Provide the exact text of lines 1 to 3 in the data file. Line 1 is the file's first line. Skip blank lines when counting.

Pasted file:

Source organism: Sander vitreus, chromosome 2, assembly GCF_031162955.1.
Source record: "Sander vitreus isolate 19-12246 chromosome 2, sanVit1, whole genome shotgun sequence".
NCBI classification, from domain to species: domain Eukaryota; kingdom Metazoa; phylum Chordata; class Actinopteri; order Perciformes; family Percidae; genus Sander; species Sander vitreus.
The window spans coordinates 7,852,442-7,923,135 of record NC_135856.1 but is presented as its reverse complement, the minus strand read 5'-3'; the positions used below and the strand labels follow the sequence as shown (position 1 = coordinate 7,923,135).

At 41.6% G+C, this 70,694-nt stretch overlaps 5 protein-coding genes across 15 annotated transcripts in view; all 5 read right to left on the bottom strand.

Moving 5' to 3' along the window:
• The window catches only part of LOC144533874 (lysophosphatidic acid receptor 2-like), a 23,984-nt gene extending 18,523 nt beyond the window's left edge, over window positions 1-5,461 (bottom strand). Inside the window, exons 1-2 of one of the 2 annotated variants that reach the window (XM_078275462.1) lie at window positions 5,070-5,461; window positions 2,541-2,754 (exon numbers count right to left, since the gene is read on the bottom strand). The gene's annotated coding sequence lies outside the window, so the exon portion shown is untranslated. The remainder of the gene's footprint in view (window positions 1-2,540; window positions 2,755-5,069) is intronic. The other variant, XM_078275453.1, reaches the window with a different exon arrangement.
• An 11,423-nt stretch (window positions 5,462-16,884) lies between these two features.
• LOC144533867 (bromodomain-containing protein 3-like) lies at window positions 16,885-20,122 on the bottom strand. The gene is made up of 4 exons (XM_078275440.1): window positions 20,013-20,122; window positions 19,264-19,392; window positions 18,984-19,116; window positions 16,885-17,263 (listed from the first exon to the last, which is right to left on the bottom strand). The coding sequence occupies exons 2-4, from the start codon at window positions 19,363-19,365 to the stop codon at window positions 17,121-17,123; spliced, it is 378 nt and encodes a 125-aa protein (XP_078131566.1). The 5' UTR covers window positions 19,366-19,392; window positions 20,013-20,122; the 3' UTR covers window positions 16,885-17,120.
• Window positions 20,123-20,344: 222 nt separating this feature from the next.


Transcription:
Source organism: Sander vitreus, chromosome 2, assembly GCF_031162955.1.
Source record: "Sander vitreus isolate 19-12246 chromosome 2, sanVit1, whole genome shotgun sequence".
NCBI classification, from domain to species: domain Eukaryota; kingdom Metazoa; phylum Chordata; class Actinopteri; order Perciformes; family Percidae; genus Sander; species Sander vitreus.